14 March 2003

Collectible Classic - 1967-69 Plymouth Barracuda

When Chrysler Corporation’s answer to the Ford Mustang came along in the spring of 1964, it was no secret that it was a rush job. The first Plymouth Barracuda, save the grille and the 2070-square-inch rear window, was otherwise a lowly Valiant. The glass-backed creation awkwardly yet valiantly (!) carried the Mopar flag in the pony-car wars until the debut of the second-generation Barracuda three years later. The 1967 car was not only a much more fully realized design than its predecessor but was offered in three distinct body styles: a graceful fastback, a convertible, and a notchback coupe.

The styling of the new-breed Barracuda was surprisingly sophisticated, highlighted by a fuselage that was almost entirely chrome-free, an aggressive two-piece grille, and a well-integrated fastback roofline.

It was also a much more complete package in terms of performance. While the standard means of locomotion was the eternally reliable, 225-cubic-inch slant six, a full range of V-8 engines in a variety of sizes – 273, 318, 340 and 383 cubic inches -- were offered, as was the Formula S performance handling and appearance package.

Although Plymouth’s pony car hardly made the same kind of splash in the market as the Mustang and, later, the Chevrolet Camaro and Pontiac Firebird, the Barracuda’s styling, engineering, performance, and durability have made second-generation cars very collectible and drivable artifacts of the era.

VITAL INFO

WHAT TO PAY: $6,000 - $12,000 for a notchback coupe, $10,000 - $18,000 for a convertible, $8,000 - $15,000 for a fastback (in good to excellent condition). 340-cubic-inch V-8 and 383-cubic-inch V-8 engines add a 30 percent premium. The 340 Formula S provides the best overall balance between performance and drivability.

BODY STYLES: Notchback coupe, convertible, and fastback. The fastback is the purest iteration of the Barracuda design.

PRODUCTION FIGURES: 62,534 in 1967; 45,412 in 1968; 31,958 in 1969.

CLUBS: The Walter P. Chrysler Club, the mother church for all things Mopar. PO Box 3504, Kalamazoo, MI 49003: Plymouth Barracuda/’Cuda Owners Club, 332 L Street, Carlsbad, New Mexico 88220

SPARES: JC Auto Restoration, 11303 20th Avenue NE, Seattle, Washington 98125, 206-363-5270; Year One, PO Box 129, Tucker, Georgia 30085, 800-932-7663

READ MORE: Dodge Challenger & Plymouth Barracuda, by David Newhardt, Motorbooks International, 96 pages, $14.95; Illustrated Plymouth & DeSoto Buyer’s Guide, by Jim Benjaminson, Motorbooks International, 128 pages, $17.95.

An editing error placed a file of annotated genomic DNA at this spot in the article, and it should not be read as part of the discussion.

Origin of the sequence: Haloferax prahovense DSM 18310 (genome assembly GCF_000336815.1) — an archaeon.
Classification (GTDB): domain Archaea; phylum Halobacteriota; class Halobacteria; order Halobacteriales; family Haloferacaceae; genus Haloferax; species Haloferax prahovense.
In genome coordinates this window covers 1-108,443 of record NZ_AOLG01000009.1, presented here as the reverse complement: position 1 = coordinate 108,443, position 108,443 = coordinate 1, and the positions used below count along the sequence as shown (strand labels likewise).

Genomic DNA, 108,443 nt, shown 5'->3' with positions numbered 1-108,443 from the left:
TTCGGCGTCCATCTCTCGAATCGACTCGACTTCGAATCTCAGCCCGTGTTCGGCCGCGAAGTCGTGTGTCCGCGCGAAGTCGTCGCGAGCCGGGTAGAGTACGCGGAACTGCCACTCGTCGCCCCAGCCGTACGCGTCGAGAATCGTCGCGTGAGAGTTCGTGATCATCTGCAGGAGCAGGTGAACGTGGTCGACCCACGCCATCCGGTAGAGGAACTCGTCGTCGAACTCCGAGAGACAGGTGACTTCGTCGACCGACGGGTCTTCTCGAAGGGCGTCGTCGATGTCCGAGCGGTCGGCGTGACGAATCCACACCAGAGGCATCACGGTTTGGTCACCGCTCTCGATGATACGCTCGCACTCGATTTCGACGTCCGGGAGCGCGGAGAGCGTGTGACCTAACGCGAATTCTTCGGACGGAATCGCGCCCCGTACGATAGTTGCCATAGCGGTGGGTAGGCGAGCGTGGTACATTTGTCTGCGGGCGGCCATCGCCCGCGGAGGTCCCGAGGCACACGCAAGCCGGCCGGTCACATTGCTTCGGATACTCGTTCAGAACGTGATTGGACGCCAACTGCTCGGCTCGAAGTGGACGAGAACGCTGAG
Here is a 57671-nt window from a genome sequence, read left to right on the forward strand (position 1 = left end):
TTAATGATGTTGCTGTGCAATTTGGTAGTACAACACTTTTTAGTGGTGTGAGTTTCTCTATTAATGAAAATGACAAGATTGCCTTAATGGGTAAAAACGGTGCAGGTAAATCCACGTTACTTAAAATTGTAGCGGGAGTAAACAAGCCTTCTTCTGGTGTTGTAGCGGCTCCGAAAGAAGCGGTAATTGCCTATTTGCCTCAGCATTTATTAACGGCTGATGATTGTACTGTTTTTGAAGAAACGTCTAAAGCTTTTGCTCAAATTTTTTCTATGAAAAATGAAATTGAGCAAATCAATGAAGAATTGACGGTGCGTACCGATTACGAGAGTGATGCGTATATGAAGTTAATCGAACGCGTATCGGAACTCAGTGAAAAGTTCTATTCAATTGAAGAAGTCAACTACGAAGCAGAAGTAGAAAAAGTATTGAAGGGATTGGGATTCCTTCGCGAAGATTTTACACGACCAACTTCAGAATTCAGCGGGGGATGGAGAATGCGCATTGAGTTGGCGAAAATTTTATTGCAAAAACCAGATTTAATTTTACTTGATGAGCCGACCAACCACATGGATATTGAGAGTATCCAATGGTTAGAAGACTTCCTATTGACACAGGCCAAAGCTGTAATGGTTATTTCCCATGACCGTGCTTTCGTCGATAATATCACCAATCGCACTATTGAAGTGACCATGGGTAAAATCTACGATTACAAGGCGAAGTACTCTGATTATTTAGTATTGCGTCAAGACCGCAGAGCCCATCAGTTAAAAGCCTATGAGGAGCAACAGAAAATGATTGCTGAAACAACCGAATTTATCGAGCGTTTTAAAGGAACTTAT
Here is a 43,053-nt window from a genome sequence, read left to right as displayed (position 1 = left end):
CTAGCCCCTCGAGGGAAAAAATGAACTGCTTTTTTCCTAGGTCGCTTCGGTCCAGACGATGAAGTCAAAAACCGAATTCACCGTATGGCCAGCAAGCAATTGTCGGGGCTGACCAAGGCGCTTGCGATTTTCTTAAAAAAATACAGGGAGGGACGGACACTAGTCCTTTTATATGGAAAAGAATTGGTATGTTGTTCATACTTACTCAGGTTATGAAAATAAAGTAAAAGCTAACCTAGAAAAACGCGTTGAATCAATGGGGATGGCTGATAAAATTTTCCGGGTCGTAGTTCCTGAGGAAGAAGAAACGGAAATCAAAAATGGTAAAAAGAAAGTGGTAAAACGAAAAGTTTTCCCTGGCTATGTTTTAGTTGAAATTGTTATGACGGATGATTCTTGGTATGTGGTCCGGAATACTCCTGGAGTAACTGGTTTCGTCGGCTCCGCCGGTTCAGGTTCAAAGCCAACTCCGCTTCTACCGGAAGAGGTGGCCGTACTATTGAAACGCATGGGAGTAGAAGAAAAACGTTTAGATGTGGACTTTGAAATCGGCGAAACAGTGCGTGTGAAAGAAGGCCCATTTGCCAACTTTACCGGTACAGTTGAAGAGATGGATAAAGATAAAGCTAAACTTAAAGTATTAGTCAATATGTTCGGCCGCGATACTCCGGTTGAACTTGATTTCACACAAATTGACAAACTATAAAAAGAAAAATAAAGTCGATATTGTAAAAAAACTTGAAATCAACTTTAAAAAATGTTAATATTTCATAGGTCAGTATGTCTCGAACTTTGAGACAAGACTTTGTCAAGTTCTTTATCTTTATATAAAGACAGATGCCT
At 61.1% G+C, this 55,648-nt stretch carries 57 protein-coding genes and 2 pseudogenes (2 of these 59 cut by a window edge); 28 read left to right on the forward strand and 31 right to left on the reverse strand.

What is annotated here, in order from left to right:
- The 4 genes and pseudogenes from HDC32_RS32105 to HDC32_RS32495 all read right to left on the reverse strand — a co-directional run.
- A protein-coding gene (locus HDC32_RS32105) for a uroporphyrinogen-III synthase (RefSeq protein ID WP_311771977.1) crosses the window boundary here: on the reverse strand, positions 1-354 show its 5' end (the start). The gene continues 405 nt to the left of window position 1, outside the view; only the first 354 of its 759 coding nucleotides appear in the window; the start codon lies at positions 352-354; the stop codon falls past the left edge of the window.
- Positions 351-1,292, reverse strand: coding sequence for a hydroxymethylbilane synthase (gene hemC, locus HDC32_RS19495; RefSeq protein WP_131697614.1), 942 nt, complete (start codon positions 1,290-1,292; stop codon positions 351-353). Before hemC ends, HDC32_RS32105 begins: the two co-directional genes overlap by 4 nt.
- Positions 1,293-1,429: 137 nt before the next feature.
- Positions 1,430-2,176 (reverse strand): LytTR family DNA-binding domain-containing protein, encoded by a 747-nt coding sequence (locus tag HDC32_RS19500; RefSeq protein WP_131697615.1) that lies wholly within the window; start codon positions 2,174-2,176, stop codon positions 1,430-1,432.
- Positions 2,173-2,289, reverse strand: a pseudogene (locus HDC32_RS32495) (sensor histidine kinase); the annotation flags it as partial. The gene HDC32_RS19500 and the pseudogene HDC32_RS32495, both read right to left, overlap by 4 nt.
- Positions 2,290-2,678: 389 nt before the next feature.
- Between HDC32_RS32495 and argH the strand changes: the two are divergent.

MEET THE AUTHOR

Author of this review, Bob Merlis, is an automotive journalist whose writing has been published in both general interest and enthusiast periodicals. He is a frequent contributor to Automobile Magazine. His feature length writing for Automobile earned him the coveted International Automotive Media Award for his piece on the demise of the Plymouth make. He is currently a continuing contributor to Details Magazine and has seen his pieces published in Car and Driver, Los Angeles Magazine and LA Style where, for four years, he served as Car Culture editor. He is a consultant to the Petersen Automotive Museum in the area of exhibit development. He is a member of the Motor Press Guild, Society of Automotive Historians, Studebaker Drivers Club, Avanti Owners Association International, Alfa Romeo Owners Club and International King Midget Car Club.

Outside the field of automotive journalism and literature, Merlis continues his endeavors in the music industry where he is best known for his nearly thirty year tenure at Warner Bros. Records where he was Senior Vice President, Director Worldwide Corporate Communications. Merlis is now running M.f.h., his west coast-based public relations/marketing consultancy.

Merlis is a native of Brooklyn and earned a Bachelor of Arts from Columbia University. He has been a resident of Los Angeles for over 25 years and is the father of three sons, Alexander, Benjamin and Timothy.

3 Reader Comments

  • 1
    John Mark United States May 31, 2015 at 12:36
    My son and I are proud owners of a 1966 Formula S. Has original owner's "I D/ registration card in it's metal pocket "slot" under the hood. Anyone can comment on inherent problems with their 66 Cuda, and their reliable solutions?
  • 2
    john rausch georgia June 5, 2015 at 12:31
    I enjoyed years of driving a 1967 coupe with aptly stated "eternally reliable" six, and a 1968 fastback with the 318 in my high school years.The fastback was like a station wagon when the back seat was folded down. It had about six feet of flat floor space to lay down on. I don't miss the tinkering with the carburetors and ignition points though.
  • 3
    Bruce Singer Los Angeles CA April 1, 2016 at 23:23
    I'm looking for suggestions on upgrading the braking system and front suspension of my 1967 Barracuda. I'd like avoid having it look like a track car when I get finished. It's important that it handle and brake better but continue to look stock until you look closely. Any suggestions from anyone. I'll need a shop in the Southern California area to perform the work. Thank You

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